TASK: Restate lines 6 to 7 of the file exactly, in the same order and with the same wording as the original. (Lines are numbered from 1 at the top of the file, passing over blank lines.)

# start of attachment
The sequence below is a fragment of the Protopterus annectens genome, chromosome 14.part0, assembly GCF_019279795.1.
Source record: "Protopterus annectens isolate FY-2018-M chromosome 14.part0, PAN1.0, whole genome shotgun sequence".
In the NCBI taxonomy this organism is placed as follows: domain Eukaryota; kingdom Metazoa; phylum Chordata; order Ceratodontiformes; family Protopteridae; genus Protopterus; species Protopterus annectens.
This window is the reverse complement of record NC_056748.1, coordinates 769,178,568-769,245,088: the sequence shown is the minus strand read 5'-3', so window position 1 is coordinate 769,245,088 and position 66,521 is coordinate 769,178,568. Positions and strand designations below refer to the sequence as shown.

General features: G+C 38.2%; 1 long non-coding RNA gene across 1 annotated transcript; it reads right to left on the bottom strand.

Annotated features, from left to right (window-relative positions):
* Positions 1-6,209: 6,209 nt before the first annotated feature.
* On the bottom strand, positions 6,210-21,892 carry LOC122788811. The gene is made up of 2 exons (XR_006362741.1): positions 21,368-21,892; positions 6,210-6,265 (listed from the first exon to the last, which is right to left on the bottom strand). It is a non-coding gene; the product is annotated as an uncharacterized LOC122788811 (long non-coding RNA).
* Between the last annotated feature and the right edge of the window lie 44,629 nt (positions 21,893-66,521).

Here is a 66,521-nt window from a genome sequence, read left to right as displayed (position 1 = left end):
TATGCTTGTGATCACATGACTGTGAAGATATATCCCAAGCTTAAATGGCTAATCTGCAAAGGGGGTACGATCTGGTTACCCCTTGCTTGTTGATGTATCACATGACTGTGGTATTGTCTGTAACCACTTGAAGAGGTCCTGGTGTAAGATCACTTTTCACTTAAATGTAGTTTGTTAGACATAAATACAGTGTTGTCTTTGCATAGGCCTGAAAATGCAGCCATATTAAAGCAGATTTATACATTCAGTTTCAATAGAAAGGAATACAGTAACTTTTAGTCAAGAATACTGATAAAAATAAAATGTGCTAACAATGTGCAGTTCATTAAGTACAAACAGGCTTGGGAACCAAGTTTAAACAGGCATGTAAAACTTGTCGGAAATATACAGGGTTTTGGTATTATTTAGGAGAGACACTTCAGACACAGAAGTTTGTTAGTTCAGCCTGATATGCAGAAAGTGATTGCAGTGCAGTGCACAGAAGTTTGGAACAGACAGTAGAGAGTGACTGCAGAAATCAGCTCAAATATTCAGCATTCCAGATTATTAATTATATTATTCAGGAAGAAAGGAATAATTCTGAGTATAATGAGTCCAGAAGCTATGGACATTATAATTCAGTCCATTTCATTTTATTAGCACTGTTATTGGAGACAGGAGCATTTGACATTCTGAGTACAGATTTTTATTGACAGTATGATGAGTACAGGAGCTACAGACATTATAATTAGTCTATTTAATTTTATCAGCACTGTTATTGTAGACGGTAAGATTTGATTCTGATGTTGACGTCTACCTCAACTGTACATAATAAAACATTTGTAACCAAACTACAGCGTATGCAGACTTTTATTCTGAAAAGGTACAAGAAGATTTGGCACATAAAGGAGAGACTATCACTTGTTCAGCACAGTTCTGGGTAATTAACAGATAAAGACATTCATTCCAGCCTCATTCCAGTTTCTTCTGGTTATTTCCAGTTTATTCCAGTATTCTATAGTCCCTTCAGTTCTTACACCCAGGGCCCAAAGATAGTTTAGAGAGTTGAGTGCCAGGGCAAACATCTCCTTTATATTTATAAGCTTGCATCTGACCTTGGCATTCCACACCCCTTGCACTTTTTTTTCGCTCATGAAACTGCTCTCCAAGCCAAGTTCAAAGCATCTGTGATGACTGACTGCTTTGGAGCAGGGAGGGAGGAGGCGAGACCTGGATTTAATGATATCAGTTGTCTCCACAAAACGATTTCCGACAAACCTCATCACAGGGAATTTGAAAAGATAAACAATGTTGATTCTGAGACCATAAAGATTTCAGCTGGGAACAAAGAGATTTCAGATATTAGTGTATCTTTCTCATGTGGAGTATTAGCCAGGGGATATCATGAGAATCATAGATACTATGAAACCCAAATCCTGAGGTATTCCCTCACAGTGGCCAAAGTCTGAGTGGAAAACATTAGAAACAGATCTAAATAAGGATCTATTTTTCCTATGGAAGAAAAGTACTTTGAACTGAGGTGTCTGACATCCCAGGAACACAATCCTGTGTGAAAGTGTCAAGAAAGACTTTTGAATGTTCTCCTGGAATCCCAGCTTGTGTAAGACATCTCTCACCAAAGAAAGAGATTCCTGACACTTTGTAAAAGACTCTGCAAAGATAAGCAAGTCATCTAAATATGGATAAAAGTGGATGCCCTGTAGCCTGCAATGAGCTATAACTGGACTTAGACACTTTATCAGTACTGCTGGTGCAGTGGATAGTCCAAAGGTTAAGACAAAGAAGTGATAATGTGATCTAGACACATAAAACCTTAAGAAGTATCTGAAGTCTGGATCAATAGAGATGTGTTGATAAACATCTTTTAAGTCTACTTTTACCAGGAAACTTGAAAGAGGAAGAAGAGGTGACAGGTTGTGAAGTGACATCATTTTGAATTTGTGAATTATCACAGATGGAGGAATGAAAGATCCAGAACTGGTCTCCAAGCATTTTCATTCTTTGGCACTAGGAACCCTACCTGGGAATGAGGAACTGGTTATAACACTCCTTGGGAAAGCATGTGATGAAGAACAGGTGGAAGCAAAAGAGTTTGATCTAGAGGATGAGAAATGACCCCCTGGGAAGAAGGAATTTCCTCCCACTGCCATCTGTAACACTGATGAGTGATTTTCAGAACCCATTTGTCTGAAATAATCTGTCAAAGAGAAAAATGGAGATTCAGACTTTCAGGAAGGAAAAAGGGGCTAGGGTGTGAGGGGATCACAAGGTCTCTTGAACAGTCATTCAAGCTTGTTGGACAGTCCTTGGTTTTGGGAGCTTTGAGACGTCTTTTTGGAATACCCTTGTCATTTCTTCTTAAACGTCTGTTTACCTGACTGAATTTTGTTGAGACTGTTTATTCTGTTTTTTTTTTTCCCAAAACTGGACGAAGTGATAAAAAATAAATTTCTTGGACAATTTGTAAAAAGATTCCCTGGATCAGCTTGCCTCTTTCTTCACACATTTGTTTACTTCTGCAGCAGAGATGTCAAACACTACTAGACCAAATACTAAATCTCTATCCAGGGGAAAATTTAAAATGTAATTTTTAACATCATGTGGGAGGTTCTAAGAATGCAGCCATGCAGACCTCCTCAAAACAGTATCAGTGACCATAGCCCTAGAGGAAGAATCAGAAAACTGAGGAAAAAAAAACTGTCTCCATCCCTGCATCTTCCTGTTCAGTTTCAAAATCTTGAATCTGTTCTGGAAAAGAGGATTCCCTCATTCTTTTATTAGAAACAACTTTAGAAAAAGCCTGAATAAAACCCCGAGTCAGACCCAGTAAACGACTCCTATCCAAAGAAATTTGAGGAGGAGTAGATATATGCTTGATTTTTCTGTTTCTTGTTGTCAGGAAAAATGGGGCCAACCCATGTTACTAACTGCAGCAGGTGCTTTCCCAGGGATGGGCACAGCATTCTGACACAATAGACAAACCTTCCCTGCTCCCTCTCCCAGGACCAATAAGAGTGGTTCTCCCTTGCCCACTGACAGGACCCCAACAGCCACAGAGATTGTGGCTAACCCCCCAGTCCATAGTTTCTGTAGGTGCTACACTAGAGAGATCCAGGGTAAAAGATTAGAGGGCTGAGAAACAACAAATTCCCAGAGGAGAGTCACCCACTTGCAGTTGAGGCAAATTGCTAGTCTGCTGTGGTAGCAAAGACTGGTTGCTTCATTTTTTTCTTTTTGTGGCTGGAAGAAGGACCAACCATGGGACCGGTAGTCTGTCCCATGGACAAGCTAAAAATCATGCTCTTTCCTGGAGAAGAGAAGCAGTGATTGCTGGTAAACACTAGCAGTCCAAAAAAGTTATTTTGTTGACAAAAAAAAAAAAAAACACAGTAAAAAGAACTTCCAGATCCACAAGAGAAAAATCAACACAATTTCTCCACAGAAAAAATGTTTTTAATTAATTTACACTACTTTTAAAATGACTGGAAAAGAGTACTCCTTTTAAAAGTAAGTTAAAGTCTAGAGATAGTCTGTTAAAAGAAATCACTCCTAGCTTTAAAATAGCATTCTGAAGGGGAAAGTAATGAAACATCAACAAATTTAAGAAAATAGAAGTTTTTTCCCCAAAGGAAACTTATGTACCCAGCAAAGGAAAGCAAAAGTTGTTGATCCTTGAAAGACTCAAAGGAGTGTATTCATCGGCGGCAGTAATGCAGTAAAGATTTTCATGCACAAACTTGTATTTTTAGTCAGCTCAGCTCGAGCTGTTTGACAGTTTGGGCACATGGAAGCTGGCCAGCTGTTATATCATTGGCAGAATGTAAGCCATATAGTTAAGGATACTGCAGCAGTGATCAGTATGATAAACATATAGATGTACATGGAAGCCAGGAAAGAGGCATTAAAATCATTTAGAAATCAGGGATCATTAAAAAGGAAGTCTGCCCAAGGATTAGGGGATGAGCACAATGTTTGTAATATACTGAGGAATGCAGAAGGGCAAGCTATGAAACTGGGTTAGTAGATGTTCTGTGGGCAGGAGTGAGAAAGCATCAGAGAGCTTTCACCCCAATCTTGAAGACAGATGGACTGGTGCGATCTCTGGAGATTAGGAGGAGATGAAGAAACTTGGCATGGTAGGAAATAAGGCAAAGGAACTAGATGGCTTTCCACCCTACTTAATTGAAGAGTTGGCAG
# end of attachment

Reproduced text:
Annotated features, from left to right (window-relative positions):
* Positions 1-6,209: 6,209 nt before the first annotated feature.